by Melissa Thornley | no comments
If you weren’t glued to the Oscars Sunday night, by now you’ve seen the memes and the YouTube clips. #oscarmistake #envelopegate #Oscarfail No one was shocked when Faye Dunaway that La La Land won Best Picture. It seemed inevitable. Many unfortunates turned their TV off at that point missing the shocked Emma Stone’s “Oh my God!”
How many of us fear making a mistake in public…in front of our peers….in front of millions of people on a live broadcast? My Oscar nightmare looks almost identical, except I’m usually not wearing any pants and I wake up startled in a cold sweat.
What’s fascinating about that Oscar moment, isn’t about who won or who didn’t win or why Warren Beatty had the wrong envelope. What rivets us is seeing how the situation unfolds and how brilliant leadership takes over in those moments.
In our “La La Land – Best Picture” reality, we get a glimpse of who Jordan Horowitz is “…there’s a lot of love in this room. Let’s use it to create and champion bold and diverse work….” Little did we know we’d see even more proof of his character.
How would you handle that Oscar moment?
You may not be heading to the Oscars (or maybe you are…), but we all have those “Oscar moments.” Whether it’s a project who’s launch date keeps pushing or a dreaded conversation with a friend or family member, everyone’s in the hot seat at one point or another.
So what do you do when you don’t have Jimmy Kimmel to lighten the mood for you?
Here are some tips on navigating even the murkiest waters as a powerful leader:
Be accountable. In the midst of the surreal chaos and the mysterious man with the headset trying to set things straight, Jordan Horowitz grabs the mic. “I’m sorry. There’s a mistake. Moonlight, you guys won Best Picture.” He then clarifies it for all of us: “This is not a joke. Moonlight has won Best Picture.” Finally, he shows us the proof. Cut to a close up of the previously missing envelope: “Moonlight. Best Picture.”
Owning the mistake as it occurs without blame or rhetoric allows the chaos to subside. Decisions can be made. Next steps can be taken. Understanding the whys later may help improve the process later. When you’re in the thick of it, it’s time to own it and be accountable for what’s next.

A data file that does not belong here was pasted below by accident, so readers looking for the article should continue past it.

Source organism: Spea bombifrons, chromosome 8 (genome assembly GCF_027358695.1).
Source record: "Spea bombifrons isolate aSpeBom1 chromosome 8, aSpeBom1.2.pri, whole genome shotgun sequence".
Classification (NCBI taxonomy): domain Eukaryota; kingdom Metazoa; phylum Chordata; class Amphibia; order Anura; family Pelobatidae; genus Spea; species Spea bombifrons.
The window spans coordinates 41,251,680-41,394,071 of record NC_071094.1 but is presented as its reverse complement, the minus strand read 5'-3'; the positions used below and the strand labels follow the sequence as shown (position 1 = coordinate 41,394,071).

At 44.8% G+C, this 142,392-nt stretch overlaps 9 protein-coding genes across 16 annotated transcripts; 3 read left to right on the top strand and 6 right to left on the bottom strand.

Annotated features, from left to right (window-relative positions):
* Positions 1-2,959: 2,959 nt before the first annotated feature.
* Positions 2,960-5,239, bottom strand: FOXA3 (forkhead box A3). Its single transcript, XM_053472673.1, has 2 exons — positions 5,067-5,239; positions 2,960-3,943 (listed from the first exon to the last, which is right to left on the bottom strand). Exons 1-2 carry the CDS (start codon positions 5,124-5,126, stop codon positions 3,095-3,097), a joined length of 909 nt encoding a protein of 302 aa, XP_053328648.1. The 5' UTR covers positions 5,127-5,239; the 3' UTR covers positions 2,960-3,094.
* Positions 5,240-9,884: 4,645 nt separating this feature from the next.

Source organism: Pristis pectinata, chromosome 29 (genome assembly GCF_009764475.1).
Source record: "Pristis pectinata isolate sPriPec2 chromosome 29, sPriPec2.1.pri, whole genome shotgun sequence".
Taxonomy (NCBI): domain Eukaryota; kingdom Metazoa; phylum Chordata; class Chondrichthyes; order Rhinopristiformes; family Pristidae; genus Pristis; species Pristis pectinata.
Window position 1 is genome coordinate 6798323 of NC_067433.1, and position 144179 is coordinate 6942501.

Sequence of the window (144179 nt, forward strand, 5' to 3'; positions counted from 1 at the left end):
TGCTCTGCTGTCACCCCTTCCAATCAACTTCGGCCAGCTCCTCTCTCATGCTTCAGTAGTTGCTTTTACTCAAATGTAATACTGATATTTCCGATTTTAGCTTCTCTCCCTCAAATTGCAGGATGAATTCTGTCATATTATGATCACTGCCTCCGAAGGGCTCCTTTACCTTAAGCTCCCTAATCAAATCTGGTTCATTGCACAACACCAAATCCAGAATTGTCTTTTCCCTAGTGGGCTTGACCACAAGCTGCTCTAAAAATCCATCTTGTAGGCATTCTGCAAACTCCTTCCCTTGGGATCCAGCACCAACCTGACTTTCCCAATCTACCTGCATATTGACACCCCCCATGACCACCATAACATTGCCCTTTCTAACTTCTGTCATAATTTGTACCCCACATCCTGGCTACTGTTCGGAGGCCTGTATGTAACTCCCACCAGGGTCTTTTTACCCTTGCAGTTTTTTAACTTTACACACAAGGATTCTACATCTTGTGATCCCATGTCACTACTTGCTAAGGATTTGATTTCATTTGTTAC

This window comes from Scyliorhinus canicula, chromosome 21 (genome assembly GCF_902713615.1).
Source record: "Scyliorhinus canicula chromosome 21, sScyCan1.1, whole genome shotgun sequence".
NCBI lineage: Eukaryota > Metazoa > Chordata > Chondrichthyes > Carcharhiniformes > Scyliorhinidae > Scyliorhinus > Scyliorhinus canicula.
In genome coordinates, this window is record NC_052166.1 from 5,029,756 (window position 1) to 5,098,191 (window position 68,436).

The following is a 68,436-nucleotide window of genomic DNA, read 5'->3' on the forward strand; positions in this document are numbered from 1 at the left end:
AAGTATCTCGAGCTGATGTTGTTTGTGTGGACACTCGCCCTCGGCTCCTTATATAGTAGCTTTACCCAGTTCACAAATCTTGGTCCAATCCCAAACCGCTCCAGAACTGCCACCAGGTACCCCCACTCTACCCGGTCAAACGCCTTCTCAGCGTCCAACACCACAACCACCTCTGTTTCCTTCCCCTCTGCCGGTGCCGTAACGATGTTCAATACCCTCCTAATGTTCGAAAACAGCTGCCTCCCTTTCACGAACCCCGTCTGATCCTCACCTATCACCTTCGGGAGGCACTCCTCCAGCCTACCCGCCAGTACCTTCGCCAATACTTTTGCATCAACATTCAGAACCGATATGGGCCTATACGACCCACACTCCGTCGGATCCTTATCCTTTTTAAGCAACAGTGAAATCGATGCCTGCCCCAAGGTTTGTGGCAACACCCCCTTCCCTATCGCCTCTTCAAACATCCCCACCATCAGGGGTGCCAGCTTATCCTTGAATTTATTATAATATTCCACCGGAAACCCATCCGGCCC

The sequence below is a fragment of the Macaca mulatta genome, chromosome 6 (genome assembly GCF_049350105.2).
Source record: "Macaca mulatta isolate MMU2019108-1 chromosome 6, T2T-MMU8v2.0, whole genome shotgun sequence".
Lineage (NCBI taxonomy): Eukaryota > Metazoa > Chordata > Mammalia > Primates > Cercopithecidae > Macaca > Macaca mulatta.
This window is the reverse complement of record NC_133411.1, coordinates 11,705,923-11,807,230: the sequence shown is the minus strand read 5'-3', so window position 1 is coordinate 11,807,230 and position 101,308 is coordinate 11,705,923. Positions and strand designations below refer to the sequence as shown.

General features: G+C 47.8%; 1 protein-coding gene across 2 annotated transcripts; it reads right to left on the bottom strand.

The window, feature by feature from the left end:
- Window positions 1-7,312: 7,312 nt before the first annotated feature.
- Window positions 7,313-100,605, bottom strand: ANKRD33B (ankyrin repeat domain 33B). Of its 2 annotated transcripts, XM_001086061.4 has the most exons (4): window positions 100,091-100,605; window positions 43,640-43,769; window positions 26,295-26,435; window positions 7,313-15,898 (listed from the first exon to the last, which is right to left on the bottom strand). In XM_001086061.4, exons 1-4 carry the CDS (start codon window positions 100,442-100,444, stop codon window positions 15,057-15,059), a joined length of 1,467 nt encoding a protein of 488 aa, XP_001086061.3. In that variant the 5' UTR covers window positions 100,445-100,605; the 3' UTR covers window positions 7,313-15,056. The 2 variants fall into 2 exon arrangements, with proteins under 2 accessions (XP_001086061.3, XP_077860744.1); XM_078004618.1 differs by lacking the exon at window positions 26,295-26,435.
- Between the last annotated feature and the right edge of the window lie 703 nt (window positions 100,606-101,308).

Be transparent. At this point everyone is wondering what happened and starting to make up their own stories. Before the misinformation train can leave the station, Warren Beatty sets us straight. “I want to tell you what happened. I opened the envelope and it said Emma Stone, La La Land. That’s why I took such a long look at you.”
Taking that moment to give us a peek behind what happened takes vulnerability. Rather than brushing what happened under the table, Warren lets us in on his reality. He bridges the gap between his perspective and our perspective of what happened. Almost effortlessly we’re all on the same page.
Be humble. As the mistake gets fixed Jordan Horowitz warmly states “I’m gonna be really proud to hand this to my friends at Moonlight.” In giving away the award, he didn’t gave away his power. He shared his power with Moonlight and the power grew.
So often we operate under the myth that people have power over us or we have power over them. It’s the knowledge that our power comes from within and that we all have it, that allows for humility and true power to exist.
And for extra credit, have a sense of humor about the situation, even just within ourselves. We may not be as funny as Jimmy Kimmel. The timing might not be right to make light of the situation. However, it never hurts to take ourselves less seriously. The Oscars scenario shows us that everyone stands to win when a tricky situation is handled with accountability, transparency and humility, and we don’t even need to blame Steve Harvey.
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